The Spectacle Blog
The Traditional Values Coalition has posted six scenes it says were removed from ABC's "Path to 9/11" miniseries after complaints from former Clinton administration officials. I didn't have time to watch them all, but the first is the one in which Sandy Berger fails to make the call to take out bin Laden -- and it's an extremely unflattering portrayal.
One of these days I'd like to see some actor -- maybe John Goodman -- acting out Berger's removal of classified documents in his pants and socks.
Here in North Carolina, the only congressional race considered to be competitive this fall is in our 11th District, which pits incumbent Republican Rep. Charles Taylor against former Redskins quarterback Heath Shuler. Shuler has raised a lot of money, and Democrats are counting on this contest to help them retake the House. Charlie Cook rates it a "toss-up." Taylor is a pretty quiet guy and usually gets going late in his campaigns, but he has plenty of money of his own he can throw into the race.
Hey, Jed, pass the box of Kleenex, if there's anything left of it by the time your sobs are stanched. An apology to Mr. and Mrs. Wilson? You mean Mr. Wilson and Madame Plame? An apology for "blowing her cover" -- by which you mean blowing her like a curbside leaf through the covers of Vanity Fair -- in which Agent Plame's fashion kitsch managed the unintentional laugh riot of resurrecting Madeline Stowe's blonde-on-the-lam-and-in-sunglasses getup in 12 Monkeys -- a film ten times more serious than The Dreadful Leak ever managed to be? Or maybe the apology intented is for Joe Wilson's blow-dried monstrosity -- an act of desperate "virile" hubris that only foreigners like Koizumi and de Villepin can pull off -- sorry, Sen. "Other Joe" Biden...
Sorry to those who tried to get through to our site this afternoon but couldn't -- our host experienced a major router breakdown that took much longer to repair than he expected. But all operations are now go again, and no, we can't say were knocked off the air by the same malign forces that are teaching ABC television a thing or two or ten about free speech in the post-Clinton era.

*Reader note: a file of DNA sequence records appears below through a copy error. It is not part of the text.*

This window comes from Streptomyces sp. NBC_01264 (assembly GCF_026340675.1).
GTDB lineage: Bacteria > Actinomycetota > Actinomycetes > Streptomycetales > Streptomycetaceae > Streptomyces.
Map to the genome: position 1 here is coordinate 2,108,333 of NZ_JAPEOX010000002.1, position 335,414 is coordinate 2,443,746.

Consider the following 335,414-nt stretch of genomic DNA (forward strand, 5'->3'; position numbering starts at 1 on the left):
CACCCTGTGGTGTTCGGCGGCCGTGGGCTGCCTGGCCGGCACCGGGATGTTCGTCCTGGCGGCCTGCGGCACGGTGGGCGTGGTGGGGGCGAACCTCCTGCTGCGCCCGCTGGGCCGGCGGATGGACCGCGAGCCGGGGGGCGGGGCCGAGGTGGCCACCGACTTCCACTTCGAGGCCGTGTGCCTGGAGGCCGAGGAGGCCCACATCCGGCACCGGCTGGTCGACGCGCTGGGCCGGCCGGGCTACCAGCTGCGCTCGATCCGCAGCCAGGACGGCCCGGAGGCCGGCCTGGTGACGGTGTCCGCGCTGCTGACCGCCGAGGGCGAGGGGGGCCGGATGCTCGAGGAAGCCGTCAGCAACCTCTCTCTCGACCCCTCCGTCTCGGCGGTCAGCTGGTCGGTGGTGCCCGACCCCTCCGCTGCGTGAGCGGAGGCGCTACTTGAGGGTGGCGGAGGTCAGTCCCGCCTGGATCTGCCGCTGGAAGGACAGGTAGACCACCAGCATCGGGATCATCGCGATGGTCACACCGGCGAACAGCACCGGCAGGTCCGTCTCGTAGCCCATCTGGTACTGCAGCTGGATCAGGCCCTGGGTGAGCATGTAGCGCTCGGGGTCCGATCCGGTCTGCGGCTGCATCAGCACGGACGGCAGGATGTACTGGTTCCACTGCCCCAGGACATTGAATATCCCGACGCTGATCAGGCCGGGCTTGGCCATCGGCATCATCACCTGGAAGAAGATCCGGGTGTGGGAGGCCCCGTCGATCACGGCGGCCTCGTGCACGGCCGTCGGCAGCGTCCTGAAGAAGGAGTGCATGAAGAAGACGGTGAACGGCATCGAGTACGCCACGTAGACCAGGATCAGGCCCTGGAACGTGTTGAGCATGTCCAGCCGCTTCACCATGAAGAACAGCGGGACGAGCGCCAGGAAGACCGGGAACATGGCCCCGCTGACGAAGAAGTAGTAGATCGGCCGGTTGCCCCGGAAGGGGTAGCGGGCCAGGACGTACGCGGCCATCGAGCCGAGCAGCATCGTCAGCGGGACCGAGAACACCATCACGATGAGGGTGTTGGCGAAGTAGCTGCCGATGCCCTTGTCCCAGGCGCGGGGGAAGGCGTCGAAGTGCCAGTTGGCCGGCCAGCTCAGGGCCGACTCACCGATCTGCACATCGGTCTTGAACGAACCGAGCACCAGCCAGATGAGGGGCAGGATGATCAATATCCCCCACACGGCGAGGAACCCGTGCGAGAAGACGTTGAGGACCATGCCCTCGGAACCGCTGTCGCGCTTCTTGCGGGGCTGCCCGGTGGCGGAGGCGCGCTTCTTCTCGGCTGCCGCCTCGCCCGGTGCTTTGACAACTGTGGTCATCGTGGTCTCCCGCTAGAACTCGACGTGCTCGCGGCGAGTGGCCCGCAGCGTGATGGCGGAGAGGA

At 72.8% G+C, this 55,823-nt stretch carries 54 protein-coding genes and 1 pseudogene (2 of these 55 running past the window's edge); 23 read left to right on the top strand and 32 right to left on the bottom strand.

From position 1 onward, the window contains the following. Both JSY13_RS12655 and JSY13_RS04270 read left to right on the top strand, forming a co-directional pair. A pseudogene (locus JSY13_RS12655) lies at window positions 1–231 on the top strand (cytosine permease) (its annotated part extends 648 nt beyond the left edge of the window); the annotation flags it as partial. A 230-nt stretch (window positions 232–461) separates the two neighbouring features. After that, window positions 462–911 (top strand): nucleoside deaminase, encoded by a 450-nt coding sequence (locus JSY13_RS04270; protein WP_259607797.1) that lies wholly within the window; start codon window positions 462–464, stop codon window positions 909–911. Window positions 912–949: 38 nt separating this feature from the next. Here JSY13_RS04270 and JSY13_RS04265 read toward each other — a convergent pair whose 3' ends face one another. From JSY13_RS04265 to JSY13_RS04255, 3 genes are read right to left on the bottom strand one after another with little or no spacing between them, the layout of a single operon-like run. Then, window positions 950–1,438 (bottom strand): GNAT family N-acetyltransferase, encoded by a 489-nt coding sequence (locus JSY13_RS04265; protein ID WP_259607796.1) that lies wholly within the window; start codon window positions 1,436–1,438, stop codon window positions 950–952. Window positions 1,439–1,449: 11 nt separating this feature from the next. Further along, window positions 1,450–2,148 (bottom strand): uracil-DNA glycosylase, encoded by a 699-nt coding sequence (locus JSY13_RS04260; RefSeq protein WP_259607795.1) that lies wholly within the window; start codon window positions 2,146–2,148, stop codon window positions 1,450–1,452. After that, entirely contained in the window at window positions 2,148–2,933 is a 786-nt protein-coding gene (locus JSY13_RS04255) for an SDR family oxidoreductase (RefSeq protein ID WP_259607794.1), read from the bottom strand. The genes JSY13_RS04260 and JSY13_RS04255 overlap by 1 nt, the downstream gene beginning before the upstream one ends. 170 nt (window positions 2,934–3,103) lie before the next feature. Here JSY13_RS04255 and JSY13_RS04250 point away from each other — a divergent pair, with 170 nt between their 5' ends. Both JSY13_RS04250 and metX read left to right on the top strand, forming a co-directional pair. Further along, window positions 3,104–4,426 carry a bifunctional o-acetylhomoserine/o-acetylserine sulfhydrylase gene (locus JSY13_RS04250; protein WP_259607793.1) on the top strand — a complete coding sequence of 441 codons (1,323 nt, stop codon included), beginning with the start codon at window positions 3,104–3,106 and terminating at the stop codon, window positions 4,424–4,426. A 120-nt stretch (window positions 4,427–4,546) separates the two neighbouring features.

MoveOn just sent its members an email saying that it was seeking 200,000 signatures for a petition to get the ABC miniseries "The Path to 9/11" pulled from the air.
And in case you didn't realize it, the film is part of an election year conspiracy:
The Path to 9/11 appears to be part of a coordinated push -- including speeches by President Bush and millions of dollars in advertising -- to exploit the five-year anniversary of 9/11 for political gain. That's not acceptable from anyone -- especially not a news organization like ABC.
Bush-Cheney-Rove-Halliburton-ABC. I don't know how I'd make it through this world if MoveOn wasn't there to enlighten me.
So former Deputy Secretary of State Richard Armitage -- admitting it was he who first "leaked" Valerie Plame's CIA employ to Bob Novak -- says, "Oh, I feel terrible. Every day, I think I let down the president, I let down the Secretary of State. I let down my department, my family and I also let down Mr. and Mrs. Wilson." It's eight years almost to the day since I heard this sincere an apology. On 5 September 1998, Bill Clinton apologized for his "relationship" with Monica.
What both Clinton and now Armitage are sorry for is being found out, not for what they did. If Armitage had a shred of decency left, he'd be apologizing to Scooter Libby. Come to think of it, both Colin Powell and Armitage owe Libby the same apology. And the president, at this sorry point, owes Libby a pardon. Now, please. It's time to send Patrick Fitzgerald-Javert back to Chicago.
Over at Rolling Stone, Matt Taibbi first calls Democrats attacks on Rumsfeld, "one of those groan-out-loud coordinated media-sandbag jobs, now standard procedure in American politics, where the various politicians separately make exactly the same pre-prepared 'jokes' in their respective 'extemporaneous' public remarks, delivering their message with all the wit and spontaneity of a Speak N' Spell," and then turns his vitriolic cannon on Joe Biden for a lengthy volley, which begins thusly:
In today's NY Times column (subscription required) Paul Krugman writes:
We are, finally, having a national discussion about inequality, and right-wing commentators are in full panic mode. Statistics, most of them irrelevant or misleading, are flying; straw men are under furious attack. It's all very confusing -- deliberately so. So let me offer a few clarifying comments.
The trouble is, at no point in the article does he quote specific "panicking" conservatives. Instead, he makes statements such as,"Conservative commentators tell us about wage gains for one-eyed bearded men with 2.5 years of college, or whatever - and conveniently forget to adjust for inflation." But isn't that just -- dare I say it -- a strawman? Meanwhile, consider this bit of economic news from today's business section of Krugman's own employer: